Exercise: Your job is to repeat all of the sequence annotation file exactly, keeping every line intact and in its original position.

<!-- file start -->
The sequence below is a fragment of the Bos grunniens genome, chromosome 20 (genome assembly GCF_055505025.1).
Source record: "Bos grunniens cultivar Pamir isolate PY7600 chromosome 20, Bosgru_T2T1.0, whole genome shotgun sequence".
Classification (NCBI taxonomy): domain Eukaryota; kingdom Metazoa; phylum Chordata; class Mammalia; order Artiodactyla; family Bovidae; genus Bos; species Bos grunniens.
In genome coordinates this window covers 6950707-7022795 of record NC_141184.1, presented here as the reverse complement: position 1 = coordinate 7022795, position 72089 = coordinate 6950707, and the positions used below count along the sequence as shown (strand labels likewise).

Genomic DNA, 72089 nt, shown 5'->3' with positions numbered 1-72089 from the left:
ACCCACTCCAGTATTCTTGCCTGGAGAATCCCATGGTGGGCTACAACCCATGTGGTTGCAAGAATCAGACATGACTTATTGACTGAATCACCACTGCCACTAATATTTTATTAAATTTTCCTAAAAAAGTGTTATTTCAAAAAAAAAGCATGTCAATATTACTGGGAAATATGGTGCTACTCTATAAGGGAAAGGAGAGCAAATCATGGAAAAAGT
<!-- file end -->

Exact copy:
The sequence below is a fragment of the Bos grunniens genome, chromosome 20 (genome assembly GCF_055505025.1).
Source record: "Bos grunniens cultivar Pamir isolate PY7600 chromosome 20, Bosgru_T2T1.0, whole genome shotgun sequence".
Classification (NCBI taxonomy): domain Eukaryota; kingdom Metazoa; phylum Chordata; class Mammalia; order Artiodactyla; family Bovidae; genus Bos; species Bos grunniens.
In genome coordinates this window covers 6950707-7022795 of record NC_141184.1, presented here as the reverse complement: position 1 = coordinate 7022795, position 72089 = coordinate 6950707, and the positions used below count along the sequence as shown (strand labels likewise).

Genomic DNA, 72089 nt, shown 5'->3' with positions numbered 1-72089 from the left:
ACCCACTCCAGTATTCTTGCCTGGAGAATCCCATGGTGGGCTACAACCCATGTGGTTGCAAGAATCAGACATGACTTATTGACTGAATCACCACTGCCACTAATATTTTATTAAATTTTCCTAAAAAAGTGTTATTTCAAAAAAAAAGCATGTCAATATTACTGGGAAATATGGTGCTACTCTATAAGGGAAAGGAGAGCAAATCATGGAAAAAGT